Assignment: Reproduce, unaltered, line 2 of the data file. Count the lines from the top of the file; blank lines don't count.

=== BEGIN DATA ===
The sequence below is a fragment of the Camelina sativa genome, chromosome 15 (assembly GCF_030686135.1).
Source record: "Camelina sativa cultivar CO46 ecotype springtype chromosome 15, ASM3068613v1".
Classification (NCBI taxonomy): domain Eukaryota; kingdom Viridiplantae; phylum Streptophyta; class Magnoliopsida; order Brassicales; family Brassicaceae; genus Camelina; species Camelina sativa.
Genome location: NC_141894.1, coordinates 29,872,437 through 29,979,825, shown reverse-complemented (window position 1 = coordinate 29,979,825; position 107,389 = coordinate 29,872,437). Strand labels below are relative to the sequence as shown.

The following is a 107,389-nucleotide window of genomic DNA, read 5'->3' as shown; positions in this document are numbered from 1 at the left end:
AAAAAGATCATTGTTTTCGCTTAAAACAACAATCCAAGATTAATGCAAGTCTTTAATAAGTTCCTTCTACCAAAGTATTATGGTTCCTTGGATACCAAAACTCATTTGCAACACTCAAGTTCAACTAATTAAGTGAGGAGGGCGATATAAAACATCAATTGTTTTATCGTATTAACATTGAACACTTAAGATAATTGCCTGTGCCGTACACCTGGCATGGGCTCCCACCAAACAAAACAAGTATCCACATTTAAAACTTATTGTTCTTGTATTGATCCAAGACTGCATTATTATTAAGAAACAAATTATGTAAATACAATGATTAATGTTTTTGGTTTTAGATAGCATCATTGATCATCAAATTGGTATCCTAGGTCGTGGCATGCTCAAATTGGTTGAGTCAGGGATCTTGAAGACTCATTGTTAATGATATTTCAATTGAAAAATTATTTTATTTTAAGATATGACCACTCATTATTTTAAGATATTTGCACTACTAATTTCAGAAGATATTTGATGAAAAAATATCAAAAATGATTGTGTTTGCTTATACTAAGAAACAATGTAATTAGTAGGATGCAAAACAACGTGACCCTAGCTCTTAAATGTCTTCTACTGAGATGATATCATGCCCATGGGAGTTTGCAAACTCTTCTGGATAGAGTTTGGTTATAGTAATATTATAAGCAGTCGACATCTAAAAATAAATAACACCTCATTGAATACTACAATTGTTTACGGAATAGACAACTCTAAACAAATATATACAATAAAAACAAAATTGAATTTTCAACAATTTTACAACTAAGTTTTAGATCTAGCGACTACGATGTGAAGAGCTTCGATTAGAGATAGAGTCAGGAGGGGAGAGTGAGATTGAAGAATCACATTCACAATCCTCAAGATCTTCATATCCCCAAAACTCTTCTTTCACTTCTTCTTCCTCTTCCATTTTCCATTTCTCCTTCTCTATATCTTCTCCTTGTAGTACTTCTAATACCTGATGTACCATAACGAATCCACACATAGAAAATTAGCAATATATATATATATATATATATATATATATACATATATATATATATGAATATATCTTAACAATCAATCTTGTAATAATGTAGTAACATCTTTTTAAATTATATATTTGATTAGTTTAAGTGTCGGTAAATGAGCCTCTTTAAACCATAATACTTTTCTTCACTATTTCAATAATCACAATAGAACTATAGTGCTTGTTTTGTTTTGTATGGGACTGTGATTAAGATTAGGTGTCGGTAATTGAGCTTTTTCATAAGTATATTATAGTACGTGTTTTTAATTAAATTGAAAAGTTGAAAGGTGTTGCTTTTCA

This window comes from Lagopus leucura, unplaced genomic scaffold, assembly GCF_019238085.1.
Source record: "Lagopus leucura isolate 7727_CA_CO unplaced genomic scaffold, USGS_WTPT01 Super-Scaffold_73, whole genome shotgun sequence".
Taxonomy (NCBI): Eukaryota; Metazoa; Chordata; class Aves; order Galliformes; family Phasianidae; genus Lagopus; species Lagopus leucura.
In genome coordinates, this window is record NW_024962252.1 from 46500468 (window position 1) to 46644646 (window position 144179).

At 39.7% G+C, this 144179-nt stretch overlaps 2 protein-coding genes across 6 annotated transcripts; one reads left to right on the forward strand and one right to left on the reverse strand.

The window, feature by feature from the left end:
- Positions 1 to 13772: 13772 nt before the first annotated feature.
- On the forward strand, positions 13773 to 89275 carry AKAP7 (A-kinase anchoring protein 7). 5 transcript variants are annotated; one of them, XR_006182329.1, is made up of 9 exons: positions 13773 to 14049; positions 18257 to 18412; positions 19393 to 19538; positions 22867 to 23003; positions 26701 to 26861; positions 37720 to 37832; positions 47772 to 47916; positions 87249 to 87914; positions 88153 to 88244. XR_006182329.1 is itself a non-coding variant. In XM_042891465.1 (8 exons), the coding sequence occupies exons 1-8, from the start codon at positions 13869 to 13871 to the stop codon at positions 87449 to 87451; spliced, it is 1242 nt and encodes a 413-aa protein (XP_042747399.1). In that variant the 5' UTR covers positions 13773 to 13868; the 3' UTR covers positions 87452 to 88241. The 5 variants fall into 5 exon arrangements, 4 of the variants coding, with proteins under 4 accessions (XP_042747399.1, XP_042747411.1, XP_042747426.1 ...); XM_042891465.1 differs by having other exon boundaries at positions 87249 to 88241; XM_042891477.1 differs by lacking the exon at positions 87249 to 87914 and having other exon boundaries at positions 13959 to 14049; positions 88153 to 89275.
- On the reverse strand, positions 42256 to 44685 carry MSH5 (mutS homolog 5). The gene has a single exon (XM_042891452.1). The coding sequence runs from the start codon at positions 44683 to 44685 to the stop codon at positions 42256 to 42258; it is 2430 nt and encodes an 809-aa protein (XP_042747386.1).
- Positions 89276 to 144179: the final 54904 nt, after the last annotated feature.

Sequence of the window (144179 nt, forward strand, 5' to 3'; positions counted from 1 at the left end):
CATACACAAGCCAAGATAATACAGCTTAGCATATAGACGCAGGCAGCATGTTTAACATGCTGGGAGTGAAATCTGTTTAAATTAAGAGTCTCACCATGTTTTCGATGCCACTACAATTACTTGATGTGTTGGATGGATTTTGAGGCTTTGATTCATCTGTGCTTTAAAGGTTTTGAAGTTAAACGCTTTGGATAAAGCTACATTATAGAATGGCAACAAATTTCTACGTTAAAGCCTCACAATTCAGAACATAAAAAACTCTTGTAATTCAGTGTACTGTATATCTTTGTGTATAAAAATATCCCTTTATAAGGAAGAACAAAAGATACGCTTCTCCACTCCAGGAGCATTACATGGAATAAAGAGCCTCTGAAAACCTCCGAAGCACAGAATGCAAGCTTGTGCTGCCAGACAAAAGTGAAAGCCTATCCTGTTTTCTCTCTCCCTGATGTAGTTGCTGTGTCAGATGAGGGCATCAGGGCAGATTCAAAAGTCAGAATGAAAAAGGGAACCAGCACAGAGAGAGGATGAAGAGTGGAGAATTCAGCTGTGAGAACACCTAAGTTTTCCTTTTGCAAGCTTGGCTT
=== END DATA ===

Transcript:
Source record: "Camelina sativa cultivar CO46 ecotype springtype chromosome 15, ASM3068613v1".